Cole A.J.,University of Michigan | Yang V.C.,University of Michigan | Yang V.C.,Tianjin Medical University | David A.E.,University of Michigan | David A.E.,Industrial Science and Technology Network Inc.
Trends in Biotechnology | Year: 2011

Interest in utilizing magnetic nanoparticles (MNP) for biomedical applications has increased considerably over the past two decades. This excitement has been driven in large part by the success of MNPs as contrast agents in magnetic resonance imaging. The recent investigative trend with respect to cancer has continued down a diagnostic path, but has also turned toward concurrent therapy, giving rise to the distinction of MNPs as potential " theranostics" Here we review both the key technical principles of MNPs and ongoing advancement toward a cancer theranostic MNP. Recent progress in diagnostics, hyperthermia treatments, and drug delivery are all considered. We conclude by identifying current barriers to clinical translation of MNPs and offer considerations for their future development. © 2011 Elsevier Ltd.

Chertok B.,University of Michigan | Chertok B.,Massachusetts Institute of Technology | Cole A.J.,University of Michigan | David A.E.,University of Michigan | And 3 more authors.
Molecular Pharmaceutics | Year: 2010

Magnetic nanoparticles (MNP) have been widely studied for use in targeted drug delivery. Analysis of MNP biodistribution is essential to evaluating the success of targeting strategies and the potential for off-target toxicity. This work compared the applicability of inductively coupled plasma optical emission spectroscopy (ICP-OES) and electron spin resonance (ESR) spectroscopy in assessing MNP biodistribution. Biodistribution was evaluated in 9L-glioma bearing rats administered with MNP (12-25 mg Fe/kg) under magnetic targeting. Ex vivo analysis of MNP in animal tissues was performed with both ICP-OES and ESR. A cryogenic method was developed to overcome the technical hurdle of loading tissue samples into ESR tubes. Comparison of results from the ICP-OES and ESR measurements revealed two distinct relationships for organs accumulating high or low levels of MNP. In organs with high MNP accumulation such as the liver and spleen, data were strongly correlated (r = 0.97, 0.94 for the liver and spleen, respectively), thus validating the equivalency of the two methods in this high concentration range (>1000 nmol Fe/g tissue). The two sets of measurements, however, differed significantly in organs with lower levels of MNP accumulation such as the brain, kidney, and the tumor. Whereas ESR resolved MNP to 10-55 nmol Fe/g tissue, ICP-OES failed to detect MNP because of masking by endogenous iron. These findings suggest that ESR coupled to cryogenic sample handling is more robust than ICP-OES, attaining better sensitivity in analyses. Such advantages render ESR the method of choice for accurate profiling of MNP biodistribution across tissues with high variability in nanoparticle accumulation. © 2009 American Chemical Society.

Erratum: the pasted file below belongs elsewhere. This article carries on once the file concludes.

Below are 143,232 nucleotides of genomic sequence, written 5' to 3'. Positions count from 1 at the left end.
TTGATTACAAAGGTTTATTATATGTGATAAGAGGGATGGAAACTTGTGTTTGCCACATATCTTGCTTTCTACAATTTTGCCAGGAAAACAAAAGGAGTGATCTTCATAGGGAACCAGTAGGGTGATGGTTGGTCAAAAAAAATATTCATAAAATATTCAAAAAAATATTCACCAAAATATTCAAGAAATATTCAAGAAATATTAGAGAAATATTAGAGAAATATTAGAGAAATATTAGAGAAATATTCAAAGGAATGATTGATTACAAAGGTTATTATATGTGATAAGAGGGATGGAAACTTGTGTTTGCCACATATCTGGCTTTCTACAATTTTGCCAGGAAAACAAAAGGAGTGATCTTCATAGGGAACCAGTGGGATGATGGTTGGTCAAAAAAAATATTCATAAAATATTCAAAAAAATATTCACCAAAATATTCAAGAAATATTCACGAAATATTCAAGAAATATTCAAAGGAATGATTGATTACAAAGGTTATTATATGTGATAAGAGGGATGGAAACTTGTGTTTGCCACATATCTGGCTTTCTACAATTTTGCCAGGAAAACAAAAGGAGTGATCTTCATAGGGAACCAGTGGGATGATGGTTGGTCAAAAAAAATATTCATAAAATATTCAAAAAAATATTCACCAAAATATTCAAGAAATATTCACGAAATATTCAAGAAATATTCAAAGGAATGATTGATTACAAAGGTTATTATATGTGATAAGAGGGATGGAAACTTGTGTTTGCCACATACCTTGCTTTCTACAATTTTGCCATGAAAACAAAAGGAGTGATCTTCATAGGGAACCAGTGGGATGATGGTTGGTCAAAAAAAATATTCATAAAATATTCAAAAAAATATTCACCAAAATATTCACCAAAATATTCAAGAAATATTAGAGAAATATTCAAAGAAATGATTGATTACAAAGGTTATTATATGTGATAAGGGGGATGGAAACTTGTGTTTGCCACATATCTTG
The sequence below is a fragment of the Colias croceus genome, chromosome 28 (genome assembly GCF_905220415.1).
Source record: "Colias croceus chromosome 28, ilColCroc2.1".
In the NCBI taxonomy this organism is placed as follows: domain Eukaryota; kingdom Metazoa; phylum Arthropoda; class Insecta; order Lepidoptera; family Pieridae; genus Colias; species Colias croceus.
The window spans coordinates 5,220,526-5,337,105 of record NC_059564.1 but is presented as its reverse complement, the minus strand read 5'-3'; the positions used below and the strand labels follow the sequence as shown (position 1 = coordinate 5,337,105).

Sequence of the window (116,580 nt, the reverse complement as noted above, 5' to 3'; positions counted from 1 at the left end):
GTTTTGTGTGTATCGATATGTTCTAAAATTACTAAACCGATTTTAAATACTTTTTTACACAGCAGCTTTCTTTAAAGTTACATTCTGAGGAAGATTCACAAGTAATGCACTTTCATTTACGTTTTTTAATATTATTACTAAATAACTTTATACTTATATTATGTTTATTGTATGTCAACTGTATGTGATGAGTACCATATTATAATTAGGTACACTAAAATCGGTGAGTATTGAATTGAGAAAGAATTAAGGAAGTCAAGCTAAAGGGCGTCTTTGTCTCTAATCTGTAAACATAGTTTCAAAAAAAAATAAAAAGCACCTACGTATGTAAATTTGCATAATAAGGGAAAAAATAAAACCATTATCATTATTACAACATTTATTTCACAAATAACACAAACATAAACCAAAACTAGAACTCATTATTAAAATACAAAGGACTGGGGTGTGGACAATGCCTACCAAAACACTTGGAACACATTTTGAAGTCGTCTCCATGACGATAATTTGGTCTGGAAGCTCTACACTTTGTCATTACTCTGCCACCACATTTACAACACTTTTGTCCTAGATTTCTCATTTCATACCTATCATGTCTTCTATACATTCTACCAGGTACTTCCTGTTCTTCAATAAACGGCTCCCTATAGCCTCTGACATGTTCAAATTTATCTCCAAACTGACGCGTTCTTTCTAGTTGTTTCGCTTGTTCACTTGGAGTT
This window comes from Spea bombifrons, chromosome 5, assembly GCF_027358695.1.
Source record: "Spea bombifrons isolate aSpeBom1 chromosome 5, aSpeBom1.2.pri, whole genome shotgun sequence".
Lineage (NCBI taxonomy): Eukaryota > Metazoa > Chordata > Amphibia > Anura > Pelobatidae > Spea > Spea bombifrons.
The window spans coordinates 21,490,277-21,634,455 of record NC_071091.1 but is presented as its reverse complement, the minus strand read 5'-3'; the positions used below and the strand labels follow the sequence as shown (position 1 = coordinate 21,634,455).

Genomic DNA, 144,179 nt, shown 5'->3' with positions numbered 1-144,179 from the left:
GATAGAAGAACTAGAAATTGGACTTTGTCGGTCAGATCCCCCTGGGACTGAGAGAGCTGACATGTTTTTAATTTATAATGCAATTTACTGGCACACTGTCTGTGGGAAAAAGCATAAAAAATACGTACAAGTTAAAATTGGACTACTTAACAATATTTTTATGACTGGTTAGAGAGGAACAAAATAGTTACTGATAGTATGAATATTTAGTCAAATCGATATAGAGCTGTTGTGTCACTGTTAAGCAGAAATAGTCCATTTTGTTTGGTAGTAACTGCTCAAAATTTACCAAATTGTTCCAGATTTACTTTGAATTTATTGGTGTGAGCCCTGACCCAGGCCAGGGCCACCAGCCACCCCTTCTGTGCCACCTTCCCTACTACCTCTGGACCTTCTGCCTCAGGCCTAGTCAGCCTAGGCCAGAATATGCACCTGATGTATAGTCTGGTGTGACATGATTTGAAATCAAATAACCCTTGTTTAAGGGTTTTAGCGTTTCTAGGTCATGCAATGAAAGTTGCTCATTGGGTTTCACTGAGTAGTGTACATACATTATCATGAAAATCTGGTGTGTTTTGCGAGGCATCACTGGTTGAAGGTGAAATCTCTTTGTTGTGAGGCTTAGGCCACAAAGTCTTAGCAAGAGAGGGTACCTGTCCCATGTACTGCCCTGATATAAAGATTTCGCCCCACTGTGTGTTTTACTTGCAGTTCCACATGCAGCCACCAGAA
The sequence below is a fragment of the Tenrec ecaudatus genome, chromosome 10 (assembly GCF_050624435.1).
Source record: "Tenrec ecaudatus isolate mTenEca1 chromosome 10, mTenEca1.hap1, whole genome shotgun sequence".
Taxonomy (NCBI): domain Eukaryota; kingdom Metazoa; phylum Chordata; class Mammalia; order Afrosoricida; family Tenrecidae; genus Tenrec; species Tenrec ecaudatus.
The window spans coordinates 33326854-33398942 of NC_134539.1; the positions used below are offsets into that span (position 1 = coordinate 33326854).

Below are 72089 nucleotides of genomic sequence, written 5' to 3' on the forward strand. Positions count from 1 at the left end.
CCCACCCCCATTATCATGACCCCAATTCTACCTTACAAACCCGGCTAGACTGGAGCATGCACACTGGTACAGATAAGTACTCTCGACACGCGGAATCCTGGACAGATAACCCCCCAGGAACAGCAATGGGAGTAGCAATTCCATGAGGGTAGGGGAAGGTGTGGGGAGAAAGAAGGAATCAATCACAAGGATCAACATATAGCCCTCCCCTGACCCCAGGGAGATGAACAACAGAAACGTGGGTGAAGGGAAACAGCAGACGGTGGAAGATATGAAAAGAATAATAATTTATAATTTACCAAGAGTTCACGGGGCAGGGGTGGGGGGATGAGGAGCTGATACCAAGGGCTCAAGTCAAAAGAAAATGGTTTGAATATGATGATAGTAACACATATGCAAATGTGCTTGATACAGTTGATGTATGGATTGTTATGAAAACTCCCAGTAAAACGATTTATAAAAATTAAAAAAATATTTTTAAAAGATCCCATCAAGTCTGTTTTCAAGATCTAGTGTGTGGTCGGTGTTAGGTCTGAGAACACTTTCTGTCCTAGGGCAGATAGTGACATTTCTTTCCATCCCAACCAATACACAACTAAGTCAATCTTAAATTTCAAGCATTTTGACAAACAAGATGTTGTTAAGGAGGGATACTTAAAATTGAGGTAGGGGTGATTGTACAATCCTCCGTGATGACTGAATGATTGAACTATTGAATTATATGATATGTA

Agency: Department of Energy | Branch: | Program: SBIR | Phase: Phase I | Award Amount: 100.00K | Year: 2000


Discover hidden collaborations